Lil Smith never planned to be a cook. But when a member of staff at her daughter's school rushed out one morning asking for help, she agreed to chip in for the day. That moment sparked a career spanning nearly half a century.
Great-grandmother Mrs Smith, 81, of Dorset Avenue, in Hayes, said: “I’ve loved it here, but I am enjoying being able to have a lie-in!”
She added: “Although I officially started at 8.30am, I liked to get there early to avoid all the children with their bags and things, so I used to get up at 5.45am and leave the house just before 7am to get in before the rush.”
The school, in Long Lane, organised a farewell tea party for the “super cook”, who joined as head cook in 1992, taking three buses to work each day, come rain or shine.
Throughout her time at the school, she and her four staff prepared up to 180 meals each day, plus an extra 100 or so on Fridays – fish finger day.
Headteacher Catherine Moss said Mrs Smith's "innovative approach to good homemade food" made her a star long before Jamie Oliver entered the healthy school dinners debate.
She said: “Her food is always wholesome, thought out and delicious.
“But her contribution to the school has been more than simply nourishing young minds and empty tummies.
"As an evacuee, her experiences being billeted first to Wales, and later to Berkshire, have proved an invaluable and rich source of history to the Year 6 children, who each year are invited to spend an afternoon with her hearing about her war time reminisces. She has already been booked to return on a regular basis to share her stories with the children.”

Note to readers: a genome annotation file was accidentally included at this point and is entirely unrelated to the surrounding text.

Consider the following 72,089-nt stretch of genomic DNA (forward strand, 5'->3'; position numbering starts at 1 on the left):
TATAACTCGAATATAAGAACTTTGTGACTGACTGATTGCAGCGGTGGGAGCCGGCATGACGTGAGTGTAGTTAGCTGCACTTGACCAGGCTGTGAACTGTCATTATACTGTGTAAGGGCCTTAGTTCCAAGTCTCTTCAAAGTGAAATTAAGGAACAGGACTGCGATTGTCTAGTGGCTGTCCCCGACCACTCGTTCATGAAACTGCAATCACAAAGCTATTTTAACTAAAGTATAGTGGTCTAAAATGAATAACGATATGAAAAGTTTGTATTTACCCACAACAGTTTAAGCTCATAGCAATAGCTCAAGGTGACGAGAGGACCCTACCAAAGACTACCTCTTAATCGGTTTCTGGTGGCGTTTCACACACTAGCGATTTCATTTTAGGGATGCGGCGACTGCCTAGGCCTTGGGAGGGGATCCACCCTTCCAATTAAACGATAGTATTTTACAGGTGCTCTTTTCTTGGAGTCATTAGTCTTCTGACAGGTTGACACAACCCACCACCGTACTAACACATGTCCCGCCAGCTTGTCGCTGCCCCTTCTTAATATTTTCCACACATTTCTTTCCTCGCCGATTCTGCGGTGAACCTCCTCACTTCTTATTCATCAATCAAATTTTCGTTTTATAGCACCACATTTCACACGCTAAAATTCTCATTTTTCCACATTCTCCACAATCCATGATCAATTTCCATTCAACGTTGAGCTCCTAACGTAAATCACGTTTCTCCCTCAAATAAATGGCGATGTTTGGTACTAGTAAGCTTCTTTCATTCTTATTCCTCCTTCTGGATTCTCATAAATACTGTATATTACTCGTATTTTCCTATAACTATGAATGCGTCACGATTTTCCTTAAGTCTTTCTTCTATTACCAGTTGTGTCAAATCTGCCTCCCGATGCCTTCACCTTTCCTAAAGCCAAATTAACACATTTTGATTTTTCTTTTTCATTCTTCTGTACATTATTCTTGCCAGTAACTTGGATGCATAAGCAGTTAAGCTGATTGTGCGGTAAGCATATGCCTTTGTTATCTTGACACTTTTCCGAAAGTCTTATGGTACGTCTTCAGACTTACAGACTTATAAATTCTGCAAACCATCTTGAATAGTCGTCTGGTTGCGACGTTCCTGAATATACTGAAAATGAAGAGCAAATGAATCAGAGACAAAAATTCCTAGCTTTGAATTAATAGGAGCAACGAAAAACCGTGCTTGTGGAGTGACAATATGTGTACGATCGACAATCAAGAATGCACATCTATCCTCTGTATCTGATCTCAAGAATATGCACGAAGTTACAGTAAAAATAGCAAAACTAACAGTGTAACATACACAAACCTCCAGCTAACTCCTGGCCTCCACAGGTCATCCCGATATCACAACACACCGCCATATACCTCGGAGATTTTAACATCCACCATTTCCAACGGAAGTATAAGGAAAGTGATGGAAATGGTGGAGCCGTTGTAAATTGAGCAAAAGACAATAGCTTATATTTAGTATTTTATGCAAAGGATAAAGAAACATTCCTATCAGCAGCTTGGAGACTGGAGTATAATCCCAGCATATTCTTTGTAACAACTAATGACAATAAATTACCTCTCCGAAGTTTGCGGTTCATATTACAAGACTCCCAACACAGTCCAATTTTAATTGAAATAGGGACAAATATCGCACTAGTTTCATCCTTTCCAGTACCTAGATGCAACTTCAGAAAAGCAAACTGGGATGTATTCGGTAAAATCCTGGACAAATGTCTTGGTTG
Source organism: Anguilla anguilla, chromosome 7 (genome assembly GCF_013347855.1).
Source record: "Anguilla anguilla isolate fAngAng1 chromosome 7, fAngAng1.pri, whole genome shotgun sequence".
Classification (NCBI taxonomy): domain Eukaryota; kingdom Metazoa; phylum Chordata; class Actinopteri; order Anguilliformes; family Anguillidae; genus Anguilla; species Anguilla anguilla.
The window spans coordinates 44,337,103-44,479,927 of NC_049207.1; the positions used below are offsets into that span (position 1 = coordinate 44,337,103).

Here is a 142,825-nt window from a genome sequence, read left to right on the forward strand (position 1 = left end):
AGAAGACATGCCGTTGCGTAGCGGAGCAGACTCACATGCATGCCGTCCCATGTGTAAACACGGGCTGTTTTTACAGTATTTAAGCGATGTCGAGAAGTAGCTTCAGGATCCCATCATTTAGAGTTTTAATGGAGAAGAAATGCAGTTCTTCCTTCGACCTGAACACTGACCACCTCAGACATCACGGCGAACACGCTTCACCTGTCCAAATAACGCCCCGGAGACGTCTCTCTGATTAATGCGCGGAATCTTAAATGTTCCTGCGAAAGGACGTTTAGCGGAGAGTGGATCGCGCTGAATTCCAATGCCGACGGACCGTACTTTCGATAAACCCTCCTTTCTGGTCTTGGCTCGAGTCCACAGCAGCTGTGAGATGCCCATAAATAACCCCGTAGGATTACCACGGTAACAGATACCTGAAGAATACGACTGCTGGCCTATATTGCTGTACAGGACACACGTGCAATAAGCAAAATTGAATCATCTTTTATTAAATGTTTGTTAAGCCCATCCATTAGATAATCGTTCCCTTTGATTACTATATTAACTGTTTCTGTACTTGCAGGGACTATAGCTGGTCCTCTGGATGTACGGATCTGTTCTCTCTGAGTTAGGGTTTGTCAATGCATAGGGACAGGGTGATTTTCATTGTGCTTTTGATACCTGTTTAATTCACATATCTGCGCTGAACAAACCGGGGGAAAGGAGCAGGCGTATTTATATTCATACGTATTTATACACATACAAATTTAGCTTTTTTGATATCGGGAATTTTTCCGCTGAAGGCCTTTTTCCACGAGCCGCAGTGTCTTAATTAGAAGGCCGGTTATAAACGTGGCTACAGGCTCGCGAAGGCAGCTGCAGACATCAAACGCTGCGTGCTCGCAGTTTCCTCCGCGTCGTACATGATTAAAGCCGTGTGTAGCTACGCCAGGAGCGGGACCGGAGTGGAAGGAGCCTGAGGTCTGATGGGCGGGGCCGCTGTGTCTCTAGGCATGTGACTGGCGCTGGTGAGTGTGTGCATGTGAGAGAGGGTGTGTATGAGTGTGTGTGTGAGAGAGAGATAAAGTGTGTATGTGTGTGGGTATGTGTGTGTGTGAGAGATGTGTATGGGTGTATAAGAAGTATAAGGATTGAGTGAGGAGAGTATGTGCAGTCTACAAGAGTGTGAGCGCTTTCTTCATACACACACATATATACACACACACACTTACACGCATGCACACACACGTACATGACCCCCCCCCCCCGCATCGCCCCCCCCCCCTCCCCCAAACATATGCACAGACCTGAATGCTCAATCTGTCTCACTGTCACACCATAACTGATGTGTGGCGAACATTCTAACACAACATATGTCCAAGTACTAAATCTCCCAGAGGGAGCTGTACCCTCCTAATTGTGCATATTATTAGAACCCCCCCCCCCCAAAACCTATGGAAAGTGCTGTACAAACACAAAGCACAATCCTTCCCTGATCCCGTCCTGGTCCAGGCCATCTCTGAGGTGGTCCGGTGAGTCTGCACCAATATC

Before having children herself, Mrs Smith, who was born in Victoria, London, worked as an administrator for the Foreign Office, in a building in Whitehall overlooking The Mall.
She left when her first child, Martin, now 57, arrived. His sisters, Wendy, 56, and Sue, 55, soon followed.
One day, when Sue was five, Mrs Smith was standing at the school gates when a member of staff ran up to her asking if she could help out in the kitchen for the day.
She obliged and, not put off by a “long day”, she ended up staying at the school – now called Wood End Park Academy – for 26 years.
A bout of ill health kept her from working for a time, but after returning to the school, in Judge Heath Lane, Hayes, she opted for shorter hours and so transferred to St Bernadette’s.
At her leaving party on February 11, bingo-lover Mrs Smith was presented with a bouquet of flowers, a Marks & Spencer gift voucher and a bottle of Baileys, while also enjoying home-made sandwiches and cakes.
Headteacher Mrs Moss said: "She is a hard act to follow.”